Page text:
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About the Exhibit

Attorney businessman, and part-time author, Williston Fish created the sentimental "Last Will of Charles Lounsbury" in 1897. As Fish recalled later: "The name, Charles Lounsbury . . . is a name in my family of three generations ago – back in York State where the real owner of it was a big, strong, all-around good kind of a man . . . [s]o I took the name of Charles Lounsbury to add strength and goodwill to my story. "Original Text in harper's Weekly, 1898The imaginary Lounsbury was variously identified as a wealthy client of Fish, an anonymous millionaire, a Chicago attorney housed in the Cook County Asylum, a hobo, and a destitute millionaire in a Chicago jail cell. In most versions, the will was found in the pocket of a tattered overcoat after the death of the owner.

This work, also known as A Last Will, The Hobo’s Will or The Happy Testament, first appeared in Harper’s Weekly in 1898. It was reprinted so many times, often in a garbled or “improved” form, that a correct edition was published in 1908. Both the 1898 and the 1908 editions appear here. This fictional “prose-poetry” testament was often printed in the guise of an actual legal instrument, frequently without attribution, or at least accurate attribution. For generations of attorneys, it became a classic that circulated widely around the holidays as a gift-book or holiday greeting.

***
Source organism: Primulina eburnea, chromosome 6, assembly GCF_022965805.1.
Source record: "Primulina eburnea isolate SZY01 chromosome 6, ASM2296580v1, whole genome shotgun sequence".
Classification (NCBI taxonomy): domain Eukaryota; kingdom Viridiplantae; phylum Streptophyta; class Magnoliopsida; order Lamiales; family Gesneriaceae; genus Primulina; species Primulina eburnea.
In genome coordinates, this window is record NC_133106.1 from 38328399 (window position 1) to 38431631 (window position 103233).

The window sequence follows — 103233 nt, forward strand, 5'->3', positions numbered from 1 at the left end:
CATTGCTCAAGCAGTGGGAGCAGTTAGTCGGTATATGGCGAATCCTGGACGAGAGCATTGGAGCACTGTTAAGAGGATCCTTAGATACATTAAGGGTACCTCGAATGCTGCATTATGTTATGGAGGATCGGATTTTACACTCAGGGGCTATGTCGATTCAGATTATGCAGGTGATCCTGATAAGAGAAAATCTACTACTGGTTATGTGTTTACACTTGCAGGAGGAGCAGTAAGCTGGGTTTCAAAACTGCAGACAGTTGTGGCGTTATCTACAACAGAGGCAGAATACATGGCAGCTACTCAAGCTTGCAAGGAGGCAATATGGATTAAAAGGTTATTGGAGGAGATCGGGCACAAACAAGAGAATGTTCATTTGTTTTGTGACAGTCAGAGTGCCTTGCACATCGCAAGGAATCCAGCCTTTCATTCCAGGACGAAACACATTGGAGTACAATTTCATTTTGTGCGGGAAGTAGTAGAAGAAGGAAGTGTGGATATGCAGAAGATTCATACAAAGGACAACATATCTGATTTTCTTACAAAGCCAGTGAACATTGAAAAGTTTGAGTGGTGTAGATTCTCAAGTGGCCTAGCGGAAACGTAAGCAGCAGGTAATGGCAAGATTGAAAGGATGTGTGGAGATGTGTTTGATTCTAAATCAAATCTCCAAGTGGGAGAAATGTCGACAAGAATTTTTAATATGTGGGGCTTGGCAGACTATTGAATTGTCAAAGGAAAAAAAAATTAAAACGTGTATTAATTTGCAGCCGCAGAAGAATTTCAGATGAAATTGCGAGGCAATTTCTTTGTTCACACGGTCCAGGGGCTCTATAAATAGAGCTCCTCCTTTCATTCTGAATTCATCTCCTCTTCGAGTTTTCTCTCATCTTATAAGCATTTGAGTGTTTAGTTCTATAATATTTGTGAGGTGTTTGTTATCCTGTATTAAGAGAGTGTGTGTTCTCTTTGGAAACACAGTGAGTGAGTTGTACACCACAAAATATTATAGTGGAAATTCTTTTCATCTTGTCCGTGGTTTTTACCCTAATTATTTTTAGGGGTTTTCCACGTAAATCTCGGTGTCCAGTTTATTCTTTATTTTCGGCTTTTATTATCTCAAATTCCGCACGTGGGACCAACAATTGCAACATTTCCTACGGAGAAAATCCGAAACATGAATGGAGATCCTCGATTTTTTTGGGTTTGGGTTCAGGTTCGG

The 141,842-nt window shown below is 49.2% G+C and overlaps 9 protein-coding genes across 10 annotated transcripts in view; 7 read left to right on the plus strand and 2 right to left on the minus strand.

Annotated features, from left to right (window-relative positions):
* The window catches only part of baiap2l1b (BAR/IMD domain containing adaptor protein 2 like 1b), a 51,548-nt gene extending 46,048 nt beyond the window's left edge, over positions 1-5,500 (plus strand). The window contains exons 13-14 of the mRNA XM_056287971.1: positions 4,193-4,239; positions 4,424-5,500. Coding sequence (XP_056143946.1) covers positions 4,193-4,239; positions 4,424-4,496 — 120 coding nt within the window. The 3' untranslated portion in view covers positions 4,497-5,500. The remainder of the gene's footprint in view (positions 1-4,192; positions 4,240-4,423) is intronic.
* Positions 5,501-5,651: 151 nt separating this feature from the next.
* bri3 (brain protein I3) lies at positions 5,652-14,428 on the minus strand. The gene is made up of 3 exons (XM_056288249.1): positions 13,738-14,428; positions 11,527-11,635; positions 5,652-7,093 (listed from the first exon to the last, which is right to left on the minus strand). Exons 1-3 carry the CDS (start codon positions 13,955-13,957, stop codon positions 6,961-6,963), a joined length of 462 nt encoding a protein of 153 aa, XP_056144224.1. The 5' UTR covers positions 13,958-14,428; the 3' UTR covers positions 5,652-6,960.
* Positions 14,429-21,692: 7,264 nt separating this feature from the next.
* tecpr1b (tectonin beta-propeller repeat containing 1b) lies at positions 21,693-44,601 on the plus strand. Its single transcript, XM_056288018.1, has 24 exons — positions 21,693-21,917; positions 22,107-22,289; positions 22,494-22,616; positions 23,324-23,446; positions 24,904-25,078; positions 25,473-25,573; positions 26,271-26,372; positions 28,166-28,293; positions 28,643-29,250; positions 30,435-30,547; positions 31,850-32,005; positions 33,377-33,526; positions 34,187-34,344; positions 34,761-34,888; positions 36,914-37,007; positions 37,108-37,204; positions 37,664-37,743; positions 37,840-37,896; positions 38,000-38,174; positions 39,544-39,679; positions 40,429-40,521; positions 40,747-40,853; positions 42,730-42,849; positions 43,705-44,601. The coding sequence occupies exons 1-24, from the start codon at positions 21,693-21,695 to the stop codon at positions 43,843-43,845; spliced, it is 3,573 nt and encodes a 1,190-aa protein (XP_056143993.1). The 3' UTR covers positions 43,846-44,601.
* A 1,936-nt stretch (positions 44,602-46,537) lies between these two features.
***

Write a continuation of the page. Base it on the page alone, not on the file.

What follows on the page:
This online exhibit is based on a physical exhibit staged by Rare Books and Special Collelctions during the holiday season 2008-2009, November 26, 2008-January 30, 2009.

About the Author

Loring & Mussey titlepage detail, 1936Williston Fish (1858-1939), briefly attended Oberlin College before attending the United States Military Academy at West Point. Following six years of service in the Army, he studied for and was admitted to the Illinois Bar. Although Fish ultimately chose a business career over law, his passion was creative writing, and over the course of his lifetime, he published at least three books and 500 articles, stories, and poems for periodicals. He lived in Chicago, where he and his wife raised three children.